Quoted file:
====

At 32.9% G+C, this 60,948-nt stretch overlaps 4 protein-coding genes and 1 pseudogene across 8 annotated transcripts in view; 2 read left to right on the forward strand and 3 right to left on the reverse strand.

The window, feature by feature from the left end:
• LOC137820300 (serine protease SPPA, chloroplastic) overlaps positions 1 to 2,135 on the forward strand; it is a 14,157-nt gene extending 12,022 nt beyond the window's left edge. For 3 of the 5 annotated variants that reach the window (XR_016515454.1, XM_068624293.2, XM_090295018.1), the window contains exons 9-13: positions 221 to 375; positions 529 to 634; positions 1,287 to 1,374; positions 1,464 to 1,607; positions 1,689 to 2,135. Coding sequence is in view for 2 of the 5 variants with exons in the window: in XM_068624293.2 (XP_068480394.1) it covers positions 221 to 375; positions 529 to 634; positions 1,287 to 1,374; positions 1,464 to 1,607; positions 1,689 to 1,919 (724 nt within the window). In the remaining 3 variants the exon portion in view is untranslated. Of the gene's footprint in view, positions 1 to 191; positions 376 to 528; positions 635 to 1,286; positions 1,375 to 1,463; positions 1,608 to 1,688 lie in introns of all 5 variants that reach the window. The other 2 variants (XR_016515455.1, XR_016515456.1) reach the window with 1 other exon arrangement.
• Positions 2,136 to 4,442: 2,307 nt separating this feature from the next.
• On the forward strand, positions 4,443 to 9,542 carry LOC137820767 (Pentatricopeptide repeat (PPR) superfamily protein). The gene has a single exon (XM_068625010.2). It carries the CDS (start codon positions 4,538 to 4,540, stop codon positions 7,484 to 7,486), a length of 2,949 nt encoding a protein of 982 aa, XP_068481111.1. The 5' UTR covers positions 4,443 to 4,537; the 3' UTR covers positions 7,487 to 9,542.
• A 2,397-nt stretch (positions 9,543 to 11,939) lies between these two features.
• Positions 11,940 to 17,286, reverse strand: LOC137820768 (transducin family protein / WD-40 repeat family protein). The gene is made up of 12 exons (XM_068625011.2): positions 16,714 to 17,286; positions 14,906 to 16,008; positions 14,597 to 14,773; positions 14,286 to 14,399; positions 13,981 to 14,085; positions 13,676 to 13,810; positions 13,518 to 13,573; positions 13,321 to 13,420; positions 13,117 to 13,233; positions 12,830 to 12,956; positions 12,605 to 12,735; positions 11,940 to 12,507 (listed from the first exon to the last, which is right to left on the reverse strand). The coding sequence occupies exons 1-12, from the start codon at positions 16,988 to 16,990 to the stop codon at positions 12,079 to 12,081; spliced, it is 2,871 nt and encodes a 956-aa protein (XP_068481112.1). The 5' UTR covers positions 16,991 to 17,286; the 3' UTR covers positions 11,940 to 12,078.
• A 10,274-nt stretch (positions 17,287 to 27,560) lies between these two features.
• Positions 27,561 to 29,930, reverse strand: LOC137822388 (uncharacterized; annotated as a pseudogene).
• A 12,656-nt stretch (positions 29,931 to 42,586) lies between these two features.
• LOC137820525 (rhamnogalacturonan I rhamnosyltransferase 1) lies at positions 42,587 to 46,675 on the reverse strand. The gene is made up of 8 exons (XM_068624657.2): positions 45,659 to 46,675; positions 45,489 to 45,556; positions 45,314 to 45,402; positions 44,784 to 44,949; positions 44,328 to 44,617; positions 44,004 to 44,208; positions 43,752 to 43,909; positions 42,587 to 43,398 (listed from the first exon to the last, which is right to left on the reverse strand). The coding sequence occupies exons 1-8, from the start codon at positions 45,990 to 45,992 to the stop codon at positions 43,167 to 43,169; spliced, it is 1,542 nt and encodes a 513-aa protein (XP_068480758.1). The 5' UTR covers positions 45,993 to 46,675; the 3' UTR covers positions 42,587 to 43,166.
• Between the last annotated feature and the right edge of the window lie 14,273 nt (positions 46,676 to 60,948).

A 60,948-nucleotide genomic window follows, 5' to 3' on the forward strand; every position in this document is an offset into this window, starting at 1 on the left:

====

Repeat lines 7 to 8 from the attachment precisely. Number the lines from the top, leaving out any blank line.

• Positions 11,940 to 17,286, reverse strand: LOC137820768 (transducin family protein / WD-40 repeat family protein). The gene is made up of 12 exons (XM_068625011.2): positions 16,714 to 17,286; positions 14,906 to 16,008; positions 14,597 to 14,773; positions 14,286 to 14,399; positions 13,981 to 14,085; positions 13,676 to 13,810; positions 13,518 to 13,573; positions 13,321 to 13,420; positions 13,117 to 13,233; positions 12,830 to 12,956; positions 12,605 to 12,735; positions 11,940 to 12,507 (listed from the first exon to the last, which is right to left on the reverse strand). The coding sequence occupies exons 1-12, from the start codon at positions 16,988 to 16,990 to the stop codon at positions 12,079 to 12,081; spliced, it is 2,871 nt and encodes a 956-aa protein (XP_068481112.1). The 5' UTR covers positions 16,991 to 17,286; the 3' UTR covers positions 11,940 to 12,078.
• A 10,274-nt stretch (positions 17,287 to 27,560) lies between these two features.